Master x Master - Returning to the Dredgion
Earlier this year, I was lucky enough to get a glimpse at NCSoft’s newest property, Master x Master. Several months later, the first western alpha test went live. Between 24 June and 27th June, the general public sliced, shot, and pummelled their way through everything that MxM had to offer. While the game servers strained under the weight of expectant fans, I took the opportunity to revisit an intriguing title.
Taking place sometime in an unspecified future, MxM finds Earth decimated by the SYND, a hostile alien force. Who are the galaxy’s only hope against this destruction? A mismatched group of heroes, known as Masters. This thinly veiled pretence holds out just long enough to get players into the game, throw in a bunch of colourful characters, add some weapons, and proceed to let off a whole heap of explosions. A deep narrative vein is hardly critical to games like MxM. Other contemporary MOBAs such as Heroes of the Storm, SMITE, Paladins, and even Overwatch dispense with lore almost as soon as the shooting begins. MxM is no different. Even the mandatory tutorials are unencumbered by superfluous detail. The game shoves a gun in your hand, teaches you how to pull the trigger, and releases you into the game lobby. From here on in, the action begins.
The central lobby, known as the Dredgion, provides direct access to the majority of the game’s content. A plethora of PvE instances are accessible, from the lush forests of Karith to the dystopian wasteland around Nuuran. Difficulty varies from a placid story mode, allowing players to ease themselves into the game, through to Nightmare encounters, which can become incredibly painful. Even during story mode, destruction reigns as parties of up to three players blow through a wide variety of enemies. Cannon fodder spawns with such frequency that there is little time to get bored while running dungeons in MxM.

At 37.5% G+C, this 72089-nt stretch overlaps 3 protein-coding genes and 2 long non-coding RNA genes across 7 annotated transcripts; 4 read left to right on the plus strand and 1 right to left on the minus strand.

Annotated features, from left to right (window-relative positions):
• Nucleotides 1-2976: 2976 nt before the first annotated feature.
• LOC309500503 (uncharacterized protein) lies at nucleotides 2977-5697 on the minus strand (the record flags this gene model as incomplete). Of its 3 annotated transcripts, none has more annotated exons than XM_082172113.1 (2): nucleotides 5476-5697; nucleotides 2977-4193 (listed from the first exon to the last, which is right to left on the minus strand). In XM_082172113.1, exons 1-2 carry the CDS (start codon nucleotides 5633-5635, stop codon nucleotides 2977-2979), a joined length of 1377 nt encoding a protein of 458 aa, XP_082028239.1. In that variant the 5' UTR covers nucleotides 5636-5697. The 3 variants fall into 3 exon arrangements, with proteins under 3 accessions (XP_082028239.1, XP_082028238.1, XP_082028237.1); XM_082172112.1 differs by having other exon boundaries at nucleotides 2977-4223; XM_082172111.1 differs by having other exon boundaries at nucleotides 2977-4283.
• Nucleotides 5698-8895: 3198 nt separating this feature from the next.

One of the more unique elements of MxM’s dungeons is the inclusion of content from NCSoft’s existing library of titles. Player characters from Lineage II, Aion, Guild Wars 2, Blade & Soul, and Wildstar rub shoulders and cross swords with the new heroes of MxM. Mondo Zax, Rytlock Brimstone, Pohwaran, Kat the Cat, and Jinsoyun are just a selection of the Masters borrowed from more than a decade of gaming. It is an approach that has worked wonderfully for Blizzard, with Heroes of the Storm, and it seems NCSoft are merrily following this path. While the inclusion of fan favorites from other titles is a fantastic way to appeal to NCSoft’s existing player base, MxM’s dungeons are where this approach really thrives.
Aion’s Fire Temple was open to players during the alpha event, featuring an appearance by Kromede the Corrupt. As a lapsed Aion player, this tweaked all sorts of nostalgia for me as my party navigated the instance revealing nuggets of lore that I thought I’d forgotten. Blade & Soul’s Blackram Narrows, and The Ant Nest, from Lineage II, have already appeared in Korea and if you look hard enough you might even spot some familiar faces in the lobby.